Many of my friends and critics have reacted to my criticism of the territorial system of taxation for global corporations (taxes are paid only in the country where the profits are earned) by emphasizing that the United States is the only major country that taxes its corporations on a worldwide basis. Washington, they say, should conform to the majority international practice.
Well, I was in Seoul last week. U.S. Chamber of Commerce President Tom Donahue was also there to praise the recent ratification of the U.S.-Korea Free Trade agreement and especially its clauses on protection of intellectual property which has long been a problem in South Korea. Just before he and I arrived in South Korea, the Koreans failed to ratify an agreement on sharing of intelligence that had been negotiated between the South Korean and Japanese governments. While we were there. the new North Korean leader, Kim Jong Un, dismissed his top military adviser, thereby sending a shiver the length of the Korean peninsula and across the Sea of Japan to Tokyo.
To whom does Tom Donahue and his members at the Chamber turn when they need their patents and trademarks protected? They have found the South Korean courts to be uncertain at best. They don't go to Geneva to discuss the problem with the World Trade Organization (WTO). No, no. They run to Washington. To whom do they turn when they want a trade deal that will open SouthKorea to U.S. investment and exports? Again, they turn to Washington. Most importantly, what is it that keeps the South Koreans and Japanese from each others' throats and that provides the stability and security without which the South Korean economy would be one of the worlds' poorest as it was in 1953? It is, of course, the U.S. security blanket over East and Southeast Asia. Without that there would be no corporate earnings in the region for anyone to tax.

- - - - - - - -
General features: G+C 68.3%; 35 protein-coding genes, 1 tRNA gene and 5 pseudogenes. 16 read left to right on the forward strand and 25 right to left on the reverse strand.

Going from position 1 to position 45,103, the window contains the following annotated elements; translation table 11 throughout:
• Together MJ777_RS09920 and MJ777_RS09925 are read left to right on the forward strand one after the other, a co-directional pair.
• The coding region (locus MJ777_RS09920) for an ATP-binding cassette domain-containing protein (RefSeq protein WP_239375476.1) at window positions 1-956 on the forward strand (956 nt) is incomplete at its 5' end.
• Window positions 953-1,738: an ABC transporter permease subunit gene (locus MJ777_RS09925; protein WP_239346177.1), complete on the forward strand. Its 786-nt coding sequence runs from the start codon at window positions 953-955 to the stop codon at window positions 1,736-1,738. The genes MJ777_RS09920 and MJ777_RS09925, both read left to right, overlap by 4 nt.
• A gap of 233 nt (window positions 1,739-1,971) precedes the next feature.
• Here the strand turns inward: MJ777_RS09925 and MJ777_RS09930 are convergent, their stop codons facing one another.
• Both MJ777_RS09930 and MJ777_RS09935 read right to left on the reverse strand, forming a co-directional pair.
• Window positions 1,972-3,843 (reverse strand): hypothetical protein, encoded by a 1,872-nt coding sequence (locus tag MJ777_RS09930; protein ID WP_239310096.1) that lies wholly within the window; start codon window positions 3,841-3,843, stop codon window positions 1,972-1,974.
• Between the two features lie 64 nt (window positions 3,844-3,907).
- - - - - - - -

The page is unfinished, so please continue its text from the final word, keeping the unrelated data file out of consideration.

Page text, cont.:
My point is that Washington is essential to the overseas earnings capability of U.S. global corporations and therefore has not only a right, but an obligation to tax those earnings and to tax them without phony deferrals. However, the tax should be at a competitive rate. My proposal is a U.S. corporate tax rate of 15 percent. Maybe 20 percent is politically more feasible. But the current rate of 35 percent makes the United States completely uncompetitive in the investment sweep stakes.
To make the United States really globally competitive a value added tax (VAT) should be adopted along with the reduced corporate tax rate. VATs are rebated on exports and, of course, added to imports. In addition, Washington should adopt the special investment programs of countries like China, Singapore, France, and Ireland that provide targeted tax benefits, infrastructure improvements, and reduced utility costs. With this kind of a package, America would be the world's greatest magnet for direct and other investment.
Clyde Prestowitz is the president of the Economic Strategy Institute and writes on the global economy for FP.